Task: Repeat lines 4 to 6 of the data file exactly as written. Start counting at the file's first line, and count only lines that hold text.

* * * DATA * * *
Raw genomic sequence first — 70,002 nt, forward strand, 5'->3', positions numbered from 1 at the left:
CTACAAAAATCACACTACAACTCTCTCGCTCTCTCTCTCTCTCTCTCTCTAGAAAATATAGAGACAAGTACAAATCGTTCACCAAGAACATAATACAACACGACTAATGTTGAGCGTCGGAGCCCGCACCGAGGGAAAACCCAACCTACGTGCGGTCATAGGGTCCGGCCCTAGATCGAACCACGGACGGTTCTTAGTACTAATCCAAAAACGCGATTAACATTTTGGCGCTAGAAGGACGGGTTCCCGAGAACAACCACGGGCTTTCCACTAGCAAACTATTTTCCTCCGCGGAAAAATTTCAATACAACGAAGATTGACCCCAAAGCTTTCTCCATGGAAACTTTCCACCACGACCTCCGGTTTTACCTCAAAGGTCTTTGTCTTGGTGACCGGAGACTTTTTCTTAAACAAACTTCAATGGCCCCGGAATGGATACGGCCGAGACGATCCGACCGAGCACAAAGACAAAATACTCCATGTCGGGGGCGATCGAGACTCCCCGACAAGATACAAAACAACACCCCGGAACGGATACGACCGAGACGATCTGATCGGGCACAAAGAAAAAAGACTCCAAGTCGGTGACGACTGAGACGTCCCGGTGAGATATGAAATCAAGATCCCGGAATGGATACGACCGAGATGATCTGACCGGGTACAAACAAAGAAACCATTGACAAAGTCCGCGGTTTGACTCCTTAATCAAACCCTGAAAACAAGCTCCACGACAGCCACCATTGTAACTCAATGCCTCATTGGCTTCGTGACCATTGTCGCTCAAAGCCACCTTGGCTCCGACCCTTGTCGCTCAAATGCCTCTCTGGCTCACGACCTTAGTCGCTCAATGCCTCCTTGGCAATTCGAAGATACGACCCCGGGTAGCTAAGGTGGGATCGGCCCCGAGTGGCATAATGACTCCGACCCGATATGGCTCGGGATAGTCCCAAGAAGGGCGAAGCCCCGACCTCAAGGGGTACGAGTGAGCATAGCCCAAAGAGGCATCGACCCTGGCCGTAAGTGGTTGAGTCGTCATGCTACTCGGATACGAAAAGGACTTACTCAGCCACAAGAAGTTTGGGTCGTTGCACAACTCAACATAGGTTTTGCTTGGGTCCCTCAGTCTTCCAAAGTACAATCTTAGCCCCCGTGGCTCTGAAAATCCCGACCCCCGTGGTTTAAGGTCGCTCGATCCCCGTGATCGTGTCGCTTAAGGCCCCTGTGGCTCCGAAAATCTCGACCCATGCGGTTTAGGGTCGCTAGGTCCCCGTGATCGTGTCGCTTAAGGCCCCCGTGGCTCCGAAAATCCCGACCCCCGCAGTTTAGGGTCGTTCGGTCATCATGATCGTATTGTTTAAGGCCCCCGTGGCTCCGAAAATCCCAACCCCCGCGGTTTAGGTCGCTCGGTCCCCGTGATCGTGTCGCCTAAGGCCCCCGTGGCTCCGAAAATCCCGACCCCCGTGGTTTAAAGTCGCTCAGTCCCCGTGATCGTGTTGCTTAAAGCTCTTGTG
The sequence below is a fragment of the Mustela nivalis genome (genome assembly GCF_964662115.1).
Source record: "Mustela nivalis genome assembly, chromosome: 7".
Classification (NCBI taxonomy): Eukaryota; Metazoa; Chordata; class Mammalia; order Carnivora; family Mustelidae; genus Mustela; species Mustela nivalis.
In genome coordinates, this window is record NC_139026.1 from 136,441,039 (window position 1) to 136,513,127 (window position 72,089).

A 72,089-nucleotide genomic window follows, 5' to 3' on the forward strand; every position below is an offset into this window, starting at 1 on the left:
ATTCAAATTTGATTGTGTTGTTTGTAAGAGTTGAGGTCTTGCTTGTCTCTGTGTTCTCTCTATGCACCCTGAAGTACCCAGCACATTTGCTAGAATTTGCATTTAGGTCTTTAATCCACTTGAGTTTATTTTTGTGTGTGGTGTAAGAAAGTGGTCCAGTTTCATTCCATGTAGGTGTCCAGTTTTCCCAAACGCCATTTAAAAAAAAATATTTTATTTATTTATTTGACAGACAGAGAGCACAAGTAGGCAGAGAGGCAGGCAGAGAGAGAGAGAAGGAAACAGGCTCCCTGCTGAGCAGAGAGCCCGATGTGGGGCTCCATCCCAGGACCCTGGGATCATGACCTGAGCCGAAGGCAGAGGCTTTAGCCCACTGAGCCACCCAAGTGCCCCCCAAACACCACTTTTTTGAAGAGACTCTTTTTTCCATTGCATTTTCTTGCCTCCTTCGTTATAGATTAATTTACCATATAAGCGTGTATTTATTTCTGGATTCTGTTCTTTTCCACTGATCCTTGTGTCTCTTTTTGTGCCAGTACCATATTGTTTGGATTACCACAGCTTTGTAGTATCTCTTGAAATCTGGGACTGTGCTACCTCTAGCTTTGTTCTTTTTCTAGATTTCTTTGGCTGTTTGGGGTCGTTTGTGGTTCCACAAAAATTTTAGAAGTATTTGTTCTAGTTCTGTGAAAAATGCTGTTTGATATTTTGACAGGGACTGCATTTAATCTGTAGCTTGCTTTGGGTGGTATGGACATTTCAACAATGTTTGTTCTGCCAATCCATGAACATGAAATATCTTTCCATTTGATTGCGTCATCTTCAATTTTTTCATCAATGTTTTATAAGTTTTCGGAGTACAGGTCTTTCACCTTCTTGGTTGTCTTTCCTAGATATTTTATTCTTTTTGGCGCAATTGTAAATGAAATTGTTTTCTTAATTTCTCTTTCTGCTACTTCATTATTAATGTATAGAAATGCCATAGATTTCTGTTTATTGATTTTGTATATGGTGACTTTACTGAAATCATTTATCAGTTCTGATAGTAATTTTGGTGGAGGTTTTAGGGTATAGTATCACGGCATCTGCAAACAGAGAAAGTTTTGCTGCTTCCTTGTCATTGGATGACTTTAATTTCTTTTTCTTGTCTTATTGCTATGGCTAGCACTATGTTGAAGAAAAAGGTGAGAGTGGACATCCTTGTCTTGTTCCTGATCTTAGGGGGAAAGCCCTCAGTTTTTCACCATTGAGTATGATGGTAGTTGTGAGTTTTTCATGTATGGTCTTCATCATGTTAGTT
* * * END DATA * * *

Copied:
Source record: "Mustela nivalis genome assembly, chromosome: 7".
Classification (NCBI taxonomy): Eukaryota; Metazoa; Chordata; class Mammalia; order Carnivora; family Mustelidae; genus Mustela; species Mustela nivalis.
In genome coordinates, this window is record NC_139026.1 from 136,441,039 (window position 1) to 136,513,127 (window position 72,089).